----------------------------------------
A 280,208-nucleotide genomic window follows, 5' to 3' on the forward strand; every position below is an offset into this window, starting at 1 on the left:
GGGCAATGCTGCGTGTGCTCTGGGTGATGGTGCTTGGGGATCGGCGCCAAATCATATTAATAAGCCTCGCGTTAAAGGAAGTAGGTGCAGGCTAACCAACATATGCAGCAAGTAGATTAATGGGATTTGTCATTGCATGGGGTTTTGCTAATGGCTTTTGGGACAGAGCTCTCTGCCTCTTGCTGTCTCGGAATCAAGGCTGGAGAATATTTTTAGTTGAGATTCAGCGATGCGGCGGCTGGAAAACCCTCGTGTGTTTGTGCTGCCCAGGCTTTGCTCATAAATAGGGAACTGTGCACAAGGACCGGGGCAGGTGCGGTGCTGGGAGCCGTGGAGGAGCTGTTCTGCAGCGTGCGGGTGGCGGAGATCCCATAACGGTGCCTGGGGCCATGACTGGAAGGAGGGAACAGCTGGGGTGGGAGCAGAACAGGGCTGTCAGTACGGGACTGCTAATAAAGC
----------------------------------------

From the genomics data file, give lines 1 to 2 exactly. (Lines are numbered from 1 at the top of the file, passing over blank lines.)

A 280,208-nucleotide genomic window follows, 5' to 3' on the forward strand; every position below is an offset into this window, starting at 1 on the left:
GGGCAATGCTGCGTGTGCTCTGGGTGATGGTGCTTGGGGATCGGCGCCAAATCATATTAATAAGCCTCGCGTTAAAGGAAGTAGGTGCAGGCTAACCAACATATGCAGCAAGTAGATTAATGGGATTTGTCATTGCATGGGGTTTTGCTAATGGCTTTTGGGACAGAGCTCTCTGCCTCTTGCTGTCTCGGAATCAAGGCTGGAGAATATTTTTAGTTGAGATTCAGCGATGCGGCGGCTGGAAAACCCTCGTGTGTTTGTGCTGCCCAGGCTTTGCTCATAAATAGGGAACTGTGCACAAGGACCGGGGCAGGTGCGGTGCTGGGAGCCGTGGAGGAGCTGTTCTGCAGCGTGCGGGTGGCGGAGATCCCATAACGGTGCCTGGGGCCATGACTGGAAGGAGGGAACAGCTGGGGTGGGAGCAGAACAGGGCTGTCAGTACGGGACTGCTAATAAAGC